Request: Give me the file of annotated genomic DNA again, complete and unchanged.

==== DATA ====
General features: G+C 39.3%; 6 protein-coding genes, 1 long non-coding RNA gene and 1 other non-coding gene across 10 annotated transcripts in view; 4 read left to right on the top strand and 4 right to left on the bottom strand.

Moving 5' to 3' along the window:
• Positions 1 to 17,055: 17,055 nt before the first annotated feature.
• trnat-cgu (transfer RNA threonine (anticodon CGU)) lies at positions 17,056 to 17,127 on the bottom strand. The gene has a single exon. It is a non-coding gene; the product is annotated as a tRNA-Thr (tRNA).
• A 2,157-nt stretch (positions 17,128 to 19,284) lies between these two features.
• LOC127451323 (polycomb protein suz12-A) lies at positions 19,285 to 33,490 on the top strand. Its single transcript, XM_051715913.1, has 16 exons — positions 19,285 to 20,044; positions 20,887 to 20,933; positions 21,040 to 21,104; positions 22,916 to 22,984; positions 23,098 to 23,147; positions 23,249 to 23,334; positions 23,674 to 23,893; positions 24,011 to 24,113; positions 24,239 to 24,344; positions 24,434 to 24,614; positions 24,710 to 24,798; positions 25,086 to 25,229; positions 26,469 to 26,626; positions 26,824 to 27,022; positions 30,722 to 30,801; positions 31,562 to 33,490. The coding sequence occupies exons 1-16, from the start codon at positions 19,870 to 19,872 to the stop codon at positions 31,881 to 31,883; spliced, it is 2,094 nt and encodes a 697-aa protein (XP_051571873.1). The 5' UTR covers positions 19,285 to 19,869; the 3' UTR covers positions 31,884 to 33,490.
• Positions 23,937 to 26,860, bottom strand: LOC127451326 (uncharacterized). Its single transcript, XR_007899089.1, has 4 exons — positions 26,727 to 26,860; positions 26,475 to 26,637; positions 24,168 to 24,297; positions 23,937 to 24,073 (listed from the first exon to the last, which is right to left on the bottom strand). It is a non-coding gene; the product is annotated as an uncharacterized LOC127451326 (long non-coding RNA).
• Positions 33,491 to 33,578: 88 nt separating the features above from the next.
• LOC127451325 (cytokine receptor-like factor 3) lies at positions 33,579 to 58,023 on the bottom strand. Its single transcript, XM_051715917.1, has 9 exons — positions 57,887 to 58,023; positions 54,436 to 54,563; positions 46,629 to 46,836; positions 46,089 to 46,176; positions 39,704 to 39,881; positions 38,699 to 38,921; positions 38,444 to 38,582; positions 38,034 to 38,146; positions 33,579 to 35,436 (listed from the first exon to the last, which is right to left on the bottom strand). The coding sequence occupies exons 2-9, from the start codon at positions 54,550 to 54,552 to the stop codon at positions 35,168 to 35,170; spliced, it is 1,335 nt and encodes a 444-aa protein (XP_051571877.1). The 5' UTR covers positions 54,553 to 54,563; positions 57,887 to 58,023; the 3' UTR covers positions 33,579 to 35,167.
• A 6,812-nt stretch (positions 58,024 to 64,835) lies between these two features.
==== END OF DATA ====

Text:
General features: G+C 39.3%; 6 protein-coding genes, 1 long non-coding RNA gene and 1 other non-coding gene across 10 annotated transcripts in view; 4 read left to right on the top strand and 4 right to left on the bottom strand.

Moving 5' to 3' along the window:
• Positions 1 to 17,055: 17,055 nt before the first annotated feature.
• trnat-cgu (transfer RNA threonine (anticodon CGU)) lies at positions 17,056 to 17,127 on the bottom strand. The gene has a single exon. It is a non-coding gene; the product is annotated as a tRNA-Thr (tRNA).
• A 2,157-nt stretch (positions 17,128 to 19,284) lies between these two features.
• LOC127451323 (polycomb protein suz12-A) lies at positions 19,285 to 33,490 on the top strand. Its single transcript, XM_051715913.1, has 16 exons — positions 19,285 to 20,044; positions 20,887 to 20,933; positions 21,040 to 21,104; positions 22,916 to 22,984; positions 23,098 to 23,147; positions 23,249 to 23,334; positions 23,674 to 23,893; positions 24,011 to 24,113; positions 24,239 to 24,344; positions 24,434 to 24,614; positions 24,710 to 24,798; positions 25,086 to 25,229; positions 26,469 to 26,626; positions 26,824 to 27,022; positions 30,722 to 30,801; positions 31,562 to 33,490. The coding sequence occupies exons 1-16, from the start codon at positions 19,870 to 19,872 to the stop codon at positions 31,881 to 31,883; spliced, it is 2,094 nt and encodes a 697-aa protein (XP_051571873.1). The 5' UTR covers positions 19,285 to 19,869; the 3' UTR covers positions 31,884 to 33,490.
• Positions 23,937 to 26,860, bottom strand: LOC127451326 (uncharacterized). Its single transcript, XR_007899089.1, has 4 exons — positions 26,727 to 26,860; positions 26,475 to 26,637; positions 24,168 to 24,297; positions 23,937 to 24,073 (listed from the first exon to the last, which is right to left on the bottom strand). It is a non-coding gene; the product is annotated as an uncharacterized LOC127451326 (long non-coding RNA).
• Positions 33,491 to 33,578: 88 nt separating the features above from the next.
• LOC127451325 (cytokine receptor-like factor 3) lies at positions 33,579 to 58,023 on the bottom strand. Its single transcript, XM_051715917.1, has 9 exons — positions 57,887 to 58,023; positions 54,436 to 54,563; positions 46,629 to 46,836; positions 46,089 to 46,176; positions 39,704 to 39,881; positions 38,699 to 38,921; positions 38,444 to 38,582; positions 38,034 to 38,146; positions 33,579 to 35,436 (listed from the first exon to the last, which is right to left on the bottom strand). The coding sequence occupies exons 2-9, from the start codon at positions 54,550 to 54,552 to the stop codon at positions 35,168 to 35,170; spliced, it is 1,335 nt and encodes a 444-aa protein (XP_051571877.1). The 5' UTR covers positions 54,553 to 54,563; positions 57,887 to 58,023; the 3' UTR covers positions 33,579 to 35,167.
• A 6,812-nt stretch (positions 58,024 to 64,835) lies between these two features.